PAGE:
Open Letter From The Adelaide Writers' Week Director

Published in Arts  
Laura Kroetsch Laura Kroetsch Image © Shane Reid
Adelaide Writers' Week is a celebration.

It welcomes an extensive group of poets, pedants, historians, novelists, biographers, journalists, feminists and more.

The idea of 'borders' has made its way into the 2017 programme.

Director Laura Kroetsch pens an open letter to the book lovers of Adelaide, about what they might enjoy during the week.

“Dear Adelaide Book Lovers, As the 2017 Writers’ Week programme makes its way out into the world, it feels a bit like putting a message in a bottle, and my main hope is that you like what you find inside. In an effort to ensure you get what you will enjoy, I’m making a few suggestions about what writers and sessions may best suit particular types of readers.

If you’re a fan of historical fiction you are spoiled for choice this year! Among the must-see sessions are Adelaide author Hannah Kent talking to Graeme Macrae Burnet about creating fictional histories. Ian Mcguire will take you to the Arctic on a 19th century whaling expedition and the wonderful Armando Lucas Correa will transport you to Cuba at the start of the Second World War.

A writer I hope you 'discover' this year is Peter Geye, whose novels are set in the wilds of Minnesota and explore the complex relationships between men and nature. Or for something more urban, seek out Nathan Hill and his terrific novel about a man’s troubled relationship with his long lost mother.

Madeleine Thien returns to Writers’ Week with her multi-award-winning novel about Revolutionary China, and Yuri Herrera takes us into the dark heart of the Mexican drug trade. For those interested in the history of the book, must-see writers are Alberto Manguel and Keith Houston. Manguel comes to Adelaide with a history of curiosity and Houston with a history of all the components that make up a book.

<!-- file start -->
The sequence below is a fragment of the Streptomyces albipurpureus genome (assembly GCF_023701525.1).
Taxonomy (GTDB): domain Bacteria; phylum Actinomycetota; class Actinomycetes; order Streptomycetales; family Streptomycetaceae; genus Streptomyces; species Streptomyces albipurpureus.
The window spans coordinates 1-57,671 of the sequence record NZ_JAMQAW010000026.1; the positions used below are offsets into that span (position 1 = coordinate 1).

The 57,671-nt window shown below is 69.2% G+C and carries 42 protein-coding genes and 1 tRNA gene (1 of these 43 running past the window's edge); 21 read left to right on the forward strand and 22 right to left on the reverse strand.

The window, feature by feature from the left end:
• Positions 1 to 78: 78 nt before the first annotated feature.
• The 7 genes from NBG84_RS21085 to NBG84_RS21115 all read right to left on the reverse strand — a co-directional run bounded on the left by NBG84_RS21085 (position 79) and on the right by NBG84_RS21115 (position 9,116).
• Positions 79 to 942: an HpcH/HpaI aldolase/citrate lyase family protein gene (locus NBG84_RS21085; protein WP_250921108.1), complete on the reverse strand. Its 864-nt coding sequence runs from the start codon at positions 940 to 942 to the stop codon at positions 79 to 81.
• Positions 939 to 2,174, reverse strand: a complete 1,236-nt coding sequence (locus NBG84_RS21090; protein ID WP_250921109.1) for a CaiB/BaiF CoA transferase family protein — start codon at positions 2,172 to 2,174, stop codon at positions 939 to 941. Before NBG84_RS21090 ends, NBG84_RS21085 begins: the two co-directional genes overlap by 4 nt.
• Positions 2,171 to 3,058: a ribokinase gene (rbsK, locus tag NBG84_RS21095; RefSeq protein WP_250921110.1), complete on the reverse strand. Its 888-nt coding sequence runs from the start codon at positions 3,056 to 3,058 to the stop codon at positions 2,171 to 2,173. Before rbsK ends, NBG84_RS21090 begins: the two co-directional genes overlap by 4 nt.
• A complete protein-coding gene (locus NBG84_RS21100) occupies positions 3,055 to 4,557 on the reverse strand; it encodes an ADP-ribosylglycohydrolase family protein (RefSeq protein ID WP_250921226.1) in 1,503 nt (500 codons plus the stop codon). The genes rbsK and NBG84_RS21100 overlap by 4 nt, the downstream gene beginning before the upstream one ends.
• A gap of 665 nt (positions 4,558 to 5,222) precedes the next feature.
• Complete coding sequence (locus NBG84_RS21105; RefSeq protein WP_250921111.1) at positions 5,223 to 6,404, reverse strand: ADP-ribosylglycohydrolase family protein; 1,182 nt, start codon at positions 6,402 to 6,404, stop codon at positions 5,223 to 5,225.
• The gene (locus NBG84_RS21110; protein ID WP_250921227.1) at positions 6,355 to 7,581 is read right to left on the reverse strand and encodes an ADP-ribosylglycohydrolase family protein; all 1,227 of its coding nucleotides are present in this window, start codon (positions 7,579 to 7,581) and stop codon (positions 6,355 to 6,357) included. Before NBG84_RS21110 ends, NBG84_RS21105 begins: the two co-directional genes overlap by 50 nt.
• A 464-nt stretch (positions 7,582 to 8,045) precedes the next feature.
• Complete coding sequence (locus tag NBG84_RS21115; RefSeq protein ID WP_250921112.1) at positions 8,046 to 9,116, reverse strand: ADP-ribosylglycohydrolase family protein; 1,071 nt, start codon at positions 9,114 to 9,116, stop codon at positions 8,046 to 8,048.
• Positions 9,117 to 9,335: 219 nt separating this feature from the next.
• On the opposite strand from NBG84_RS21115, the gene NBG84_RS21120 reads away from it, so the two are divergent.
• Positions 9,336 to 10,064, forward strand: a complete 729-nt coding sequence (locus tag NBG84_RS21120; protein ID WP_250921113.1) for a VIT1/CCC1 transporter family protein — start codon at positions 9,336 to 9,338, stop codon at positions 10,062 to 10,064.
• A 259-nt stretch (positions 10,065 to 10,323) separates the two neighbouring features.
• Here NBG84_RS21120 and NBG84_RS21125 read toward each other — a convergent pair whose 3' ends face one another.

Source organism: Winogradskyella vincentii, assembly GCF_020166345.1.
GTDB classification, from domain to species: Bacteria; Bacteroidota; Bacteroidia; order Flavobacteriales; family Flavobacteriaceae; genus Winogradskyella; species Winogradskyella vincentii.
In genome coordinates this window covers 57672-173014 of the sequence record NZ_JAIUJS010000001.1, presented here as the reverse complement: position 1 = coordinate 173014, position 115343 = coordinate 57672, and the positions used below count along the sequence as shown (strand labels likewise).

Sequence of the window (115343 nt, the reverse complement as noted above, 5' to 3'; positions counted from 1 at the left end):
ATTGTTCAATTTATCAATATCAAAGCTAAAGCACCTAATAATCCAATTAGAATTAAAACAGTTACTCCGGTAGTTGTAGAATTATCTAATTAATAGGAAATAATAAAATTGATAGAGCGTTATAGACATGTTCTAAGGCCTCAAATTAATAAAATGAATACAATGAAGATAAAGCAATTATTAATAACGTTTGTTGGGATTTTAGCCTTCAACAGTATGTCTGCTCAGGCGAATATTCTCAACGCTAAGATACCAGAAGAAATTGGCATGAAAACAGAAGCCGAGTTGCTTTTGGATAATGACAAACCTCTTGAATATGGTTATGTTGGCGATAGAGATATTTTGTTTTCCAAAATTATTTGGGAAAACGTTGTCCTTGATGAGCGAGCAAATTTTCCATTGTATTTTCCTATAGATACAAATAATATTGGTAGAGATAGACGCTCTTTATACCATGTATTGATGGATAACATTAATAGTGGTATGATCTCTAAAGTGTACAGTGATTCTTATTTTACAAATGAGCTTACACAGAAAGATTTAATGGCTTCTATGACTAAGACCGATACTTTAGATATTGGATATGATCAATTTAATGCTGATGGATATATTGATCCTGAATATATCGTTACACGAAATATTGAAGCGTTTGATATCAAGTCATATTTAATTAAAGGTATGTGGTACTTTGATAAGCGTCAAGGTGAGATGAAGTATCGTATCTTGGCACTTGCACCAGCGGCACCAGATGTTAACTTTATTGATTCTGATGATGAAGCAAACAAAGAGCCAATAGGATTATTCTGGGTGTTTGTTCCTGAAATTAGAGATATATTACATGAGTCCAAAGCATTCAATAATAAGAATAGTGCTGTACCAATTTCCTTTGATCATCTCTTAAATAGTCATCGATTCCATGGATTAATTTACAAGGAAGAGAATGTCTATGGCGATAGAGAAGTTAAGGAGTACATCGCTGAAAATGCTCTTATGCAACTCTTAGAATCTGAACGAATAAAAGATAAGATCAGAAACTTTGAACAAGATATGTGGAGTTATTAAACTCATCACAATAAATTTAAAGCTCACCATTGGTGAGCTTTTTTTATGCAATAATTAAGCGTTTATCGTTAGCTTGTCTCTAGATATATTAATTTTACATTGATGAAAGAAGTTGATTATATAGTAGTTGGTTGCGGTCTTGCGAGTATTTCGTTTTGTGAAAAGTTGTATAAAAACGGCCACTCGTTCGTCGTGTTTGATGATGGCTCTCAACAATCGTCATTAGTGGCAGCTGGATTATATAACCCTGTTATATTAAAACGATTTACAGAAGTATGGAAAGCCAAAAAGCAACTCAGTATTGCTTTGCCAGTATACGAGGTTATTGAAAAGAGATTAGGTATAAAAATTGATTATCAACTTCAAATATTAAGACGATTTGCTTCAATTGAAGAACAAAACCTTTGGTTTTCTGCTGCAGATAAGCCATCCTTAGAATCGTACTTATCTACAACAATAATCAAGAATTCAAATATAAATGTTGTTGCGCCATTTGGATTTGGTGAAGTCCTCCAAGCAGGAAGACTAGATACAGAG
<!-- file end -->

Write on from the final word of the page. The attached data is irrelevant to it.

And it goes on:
Biography lovers should flock to see Julia Baird on Queen Victoria and Paula Byrne on John F Kennedy’s youngest sister, Kick Kennedy. Stephen Dando-Collins brings his fascinating biography of the man behind the war drama 'The Dam Busters' and 'The Great Escape', while the often hilarious David Hunt continues his off-beat history of Australia with 'True Grit'.

For political junkies, we have a stellar line-up of first rate journalists including Mei Fong on China’s one-child policy, Thomas Frank of the failure of the left in the US and Jeff Sparrow reflecting on the life of singer and activist Paul Robeson, as well as Peter Mares exploring the implications of migration in today’s Australia.

The ongoing strife in the Middle East will be a strong theme, with Ben Ehrenreich on the Palestinians living on the West Bank, Janine de Giovanni on Syria and Patrick Cockburn on the rise of Islamic State.

And finally, for the crime lovers we have DCI Banks creator Peter Robinson, along with the hard-boiled talent that is Adrian McKinty and newcomer Ben Sanders. My personal pick is Jock Serong’s 'The Rules of Backyard Cricket' – and that’s saying something, because I don’t know a thing about cricket!

I could go on and on, but ultimately the most sage advice is to simply come and see us in the Pioneer Women’s Memorial Garden and be surprised.”

- Laura Kroetsch

Adelaide Writers' Week takes place at Pioneer Women's Memorial Garden from 4-9 March.

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